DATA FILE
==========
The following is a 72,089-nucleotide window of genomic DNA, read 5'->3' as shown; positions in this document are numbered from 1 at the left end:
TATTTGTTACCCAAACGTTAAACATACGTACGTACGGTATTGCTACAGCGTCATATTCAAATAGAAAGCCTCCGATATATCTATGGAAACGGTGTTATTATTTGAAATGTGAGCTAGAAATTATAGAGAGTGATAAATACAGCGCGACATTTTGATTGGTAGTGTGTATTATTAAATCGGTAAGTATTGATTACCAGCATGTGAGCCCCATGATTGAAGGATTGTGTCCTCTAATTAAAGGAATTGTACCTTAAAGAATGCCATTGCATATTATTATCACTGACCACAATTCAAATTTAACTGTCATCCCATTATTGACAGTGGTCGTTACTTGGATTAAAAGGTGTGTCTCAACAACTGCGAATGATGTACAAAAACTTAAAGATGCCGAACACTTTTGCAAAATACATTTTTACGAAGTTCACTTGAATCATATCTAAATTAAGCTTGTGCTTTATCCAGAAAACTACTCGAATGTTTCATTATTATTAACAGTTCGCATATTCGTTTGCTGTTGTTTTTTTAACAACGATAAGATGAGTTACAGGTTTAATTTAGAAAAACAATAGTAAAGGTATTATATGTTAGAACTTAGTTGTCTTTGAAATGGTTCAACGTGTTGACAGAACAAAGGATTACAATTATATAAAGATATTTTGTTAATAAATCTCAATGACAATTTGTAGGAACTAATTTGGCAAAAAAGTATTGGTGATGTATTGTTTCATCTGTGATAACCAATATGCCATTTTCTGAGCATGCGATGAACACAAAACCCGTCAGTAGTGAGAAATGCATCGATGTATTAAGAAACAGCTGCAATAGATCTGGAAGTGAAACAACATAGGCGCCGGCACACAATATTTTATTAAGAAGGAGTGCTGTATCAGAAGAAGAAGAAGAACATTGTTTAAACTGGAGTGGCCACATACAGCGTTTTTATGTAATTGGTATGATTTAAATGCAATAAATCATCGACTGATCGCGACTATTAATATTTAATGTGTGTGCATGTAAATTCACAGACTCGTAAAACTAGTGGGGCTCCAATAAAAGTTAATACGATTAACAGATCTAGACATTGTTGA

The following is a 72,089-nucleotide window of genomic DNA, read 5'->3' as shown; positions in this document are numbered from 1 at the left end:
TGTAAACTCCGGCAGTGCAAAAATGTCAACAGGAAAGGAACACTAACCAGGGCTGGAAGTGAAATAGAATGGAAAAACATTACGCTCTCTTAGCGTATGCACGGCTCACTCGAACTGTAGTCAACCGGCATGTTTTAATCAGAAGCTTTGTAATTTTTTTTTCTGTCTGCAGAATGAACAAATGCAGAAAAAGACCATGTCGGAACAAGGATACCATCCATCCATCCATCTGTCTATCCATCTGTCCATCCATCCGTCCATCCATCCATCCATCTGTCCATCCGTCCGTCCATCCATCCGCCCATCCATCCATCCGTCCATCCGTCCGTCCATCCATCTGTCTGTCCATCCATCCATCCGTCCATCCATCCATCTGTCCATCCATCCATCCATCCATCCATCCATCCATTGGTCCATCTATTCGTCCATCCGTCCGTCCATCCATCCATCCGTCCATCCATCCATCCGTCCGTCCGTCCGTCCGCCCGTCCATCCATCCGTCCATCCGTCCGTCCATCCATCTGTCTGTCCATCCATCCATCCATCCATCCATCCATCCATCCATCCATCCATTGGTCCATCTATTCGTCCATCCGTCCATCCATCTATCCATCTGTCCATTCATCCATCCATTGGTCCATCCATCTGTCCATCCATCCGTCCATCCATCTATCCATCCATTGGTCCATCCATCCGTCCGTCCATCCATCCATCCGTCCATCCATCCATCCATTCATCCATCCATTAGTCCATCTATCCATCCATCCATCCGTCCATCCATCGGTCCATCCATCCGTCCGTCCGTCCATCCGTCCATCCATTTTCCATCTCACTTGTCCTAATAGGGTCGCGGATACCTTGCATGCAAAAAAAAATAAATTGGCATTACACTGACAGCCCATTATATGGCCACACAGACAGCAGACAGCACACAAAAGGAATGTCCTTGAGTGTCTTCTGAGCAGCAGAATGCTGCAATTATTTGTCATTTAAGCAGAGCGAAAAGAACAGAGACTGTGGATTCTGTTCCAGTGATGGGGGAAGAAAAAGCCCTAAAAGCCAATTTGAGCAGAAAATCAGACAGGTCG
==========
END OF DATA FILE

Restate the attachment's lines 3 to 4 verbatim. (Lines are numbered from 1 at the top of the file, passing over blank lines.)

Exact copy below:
The following is a 72,089-nucleotide window of genomic DNA, read 5'->3' as shown; positions in this document are numbered from 1 at the left end:
TGTAAACTCCGGCAGTGCAAAAATGTCAACAGGAAAGGAACACTAACCAGGGCTGGAAGTGAAATAGAATGGAAAAACATTACGCTCTCTTAGCGTATGCACGGCTCACTCGAACTGTAGTCAACCGGCATGTTTTAATCAGAAGCTTTGTAATTTTTTTTTCTGTCTGCAGAATGAACAAATGCAGAAAAAGACCATGTCGGAACAAGGATACCATCCATCCATCCATCTGTCTATCCATCTGTCCATCCATCCGTCCATCCATCCATCCATCTGTCCATCCGTCCGTCCATCCATCCGCCCATCCATCCATCCGTCCATCCGTCCGTCCATCCATCTGTCTGTCCATCCATCCATCCGTCCATCCATCCATCTGTCCATCCATCCATCCATCCATCCATCCATCCATTGGTCCATCTATTCGTCCATCCGTCCGTCCATCCATCCATCCGTCCATCCATCCATCCGTCCGTCCGTCCGTCCGCCCGTCCATCCATCCGTCCATCCGTCCGTCCATCCATCTGTCTGTCCATCCATCCATCCATCCATCCATCCATCCATCCATCCATCCATTGGTCCATCTATTCGTCCATCCGTCCATCCATCTATCCATCTGTCCATTCATCCATCCATTGGTCCATCCATCTGTCCATCCATCCGTCCATCCATCTATCCATCCATTGGTCCATCCATCCGTCCGTCCATCCATCCATCCGTCCATCCATCCATCCATTCATCCATCCATTAGTCCATCTATCCATCCATCCATCCGTCCATCCATCGGTCCATCCATCCGTCCGTCCGTCCATCCGTCCATCCATTTTCCATCTCACTTGTCCTAATAGGGTCGCGGATACCTTGCATGCAAAAAAAAATAAATTGGCATTACACTGACAGCCCATTATATGGCCACACAGACAGCAGACAGCACACAAAAGGAATGTCCTTGAGTGTCTTCTGAGCAGCAGAATGCTGCAATTATTTGTCATTTAAGCAGAGCGAAAAGAACAGAGACTGTGGATTCTGTTCCAGTGATGGGGGAAGAAAAAGCCCTAAAAGCCAATTTGAGCAGAAAATCAGACAGGTCG